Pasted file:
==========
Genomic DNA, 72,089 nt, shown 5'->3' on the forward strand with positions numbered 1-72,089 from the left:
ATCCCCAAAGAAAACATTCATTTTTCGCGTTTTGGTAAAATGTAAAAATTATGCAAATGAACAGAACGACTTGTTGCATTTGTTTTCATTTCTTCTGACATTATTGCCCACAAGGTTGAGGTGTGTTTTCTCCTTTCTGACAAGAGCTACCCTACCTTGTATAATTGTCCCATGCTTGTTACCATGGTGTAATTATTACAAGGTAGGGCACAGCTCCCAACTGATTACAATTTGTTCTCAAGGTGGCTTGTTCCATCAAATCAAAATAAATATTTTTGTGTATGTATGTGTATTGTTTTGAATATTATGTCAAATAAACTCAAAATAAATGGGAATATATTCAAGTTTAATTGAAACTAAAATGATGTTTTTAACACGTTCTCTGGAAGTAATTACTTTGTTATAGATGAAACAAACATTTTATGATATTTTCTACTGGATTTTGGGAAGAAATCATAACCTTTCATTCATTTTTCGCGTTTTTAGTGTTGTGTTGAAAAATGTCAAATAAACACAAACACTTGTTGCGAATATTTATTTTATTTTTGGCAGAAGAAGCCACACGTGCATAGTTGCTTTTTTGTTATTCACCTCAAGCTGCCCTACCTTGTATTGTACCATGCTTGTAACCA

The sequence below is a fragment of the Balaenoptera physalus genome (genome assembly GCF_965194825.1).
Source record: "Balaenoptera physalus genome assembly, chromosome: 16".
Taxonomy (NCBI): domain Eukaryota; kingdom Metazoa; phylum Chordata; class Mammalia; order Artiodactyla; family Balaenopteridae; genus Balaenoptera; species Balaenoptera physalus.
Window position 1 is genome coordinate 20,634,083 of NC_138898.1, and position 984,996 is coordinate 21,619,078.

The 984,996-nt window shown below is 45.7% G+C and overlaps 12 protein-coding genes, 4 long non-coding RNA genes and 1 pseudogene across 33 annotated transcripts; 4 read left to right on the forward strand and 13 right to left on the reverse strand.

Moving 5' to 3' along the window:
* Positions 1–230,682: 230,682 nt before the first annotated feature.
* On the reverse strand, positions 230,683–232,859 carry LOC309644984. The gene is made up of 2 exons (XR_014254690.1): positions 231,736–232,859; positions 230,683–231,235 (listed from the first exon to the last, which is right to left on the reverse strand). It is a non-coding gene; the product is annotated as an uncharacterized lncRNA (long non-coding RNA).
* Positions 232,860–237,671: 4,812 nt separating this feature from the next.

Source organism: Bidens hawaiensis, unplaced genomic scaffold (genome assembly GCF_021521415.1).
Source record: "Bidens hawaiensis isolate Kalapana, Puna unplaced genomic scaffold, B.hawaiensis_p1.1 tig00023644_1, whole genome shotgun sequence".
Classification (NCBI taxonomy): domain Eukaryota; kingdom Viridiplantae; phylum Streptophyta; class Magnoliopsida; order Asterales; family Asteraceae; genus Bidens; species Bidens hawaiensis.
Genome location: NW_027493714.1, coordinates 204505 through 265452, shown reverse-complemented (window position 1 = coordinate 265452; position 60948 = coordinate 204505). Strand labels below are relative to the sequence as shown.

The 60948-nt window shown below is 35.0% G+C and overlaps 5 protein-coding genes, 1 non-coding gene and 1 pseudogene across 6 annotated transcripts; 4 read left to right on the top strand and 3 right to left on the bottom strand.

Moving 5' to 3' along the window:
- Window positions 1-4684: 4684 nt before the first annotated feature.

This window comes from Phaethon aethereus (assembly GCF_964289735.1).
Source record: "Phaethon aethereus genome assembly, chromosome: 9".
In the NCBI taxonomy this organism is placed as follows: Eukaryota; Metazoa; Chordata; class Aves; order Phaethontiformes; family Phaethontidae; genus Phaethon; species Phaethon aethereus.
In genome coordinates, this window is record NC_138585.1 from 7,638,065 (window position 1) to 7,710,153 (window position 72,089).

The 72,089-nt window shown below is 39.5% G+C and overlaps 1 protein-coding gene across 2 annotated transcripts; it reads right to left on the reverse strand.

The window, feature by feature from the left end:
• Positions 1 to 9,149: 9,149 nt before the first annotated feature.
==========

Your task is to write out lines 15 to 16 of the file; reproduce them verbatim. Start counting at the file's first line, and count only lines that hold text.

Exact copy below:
Genome location: NW_027493714.1, coordinates 204505 through 265452, shown reverse-complemented (window position 1 = coordinate 265452; position 60948 = coordinate 204505). Strand labels below are relative to the sequence as shown.

The 60948-nt window shown below is 35.0% G+C and overlaps 5 protein-coding genes, 1 non-coding gene and 1 pseudogene across 6 annotated transcripts; 4 read left to right on the top strand and 3 right to left on the bottom strand.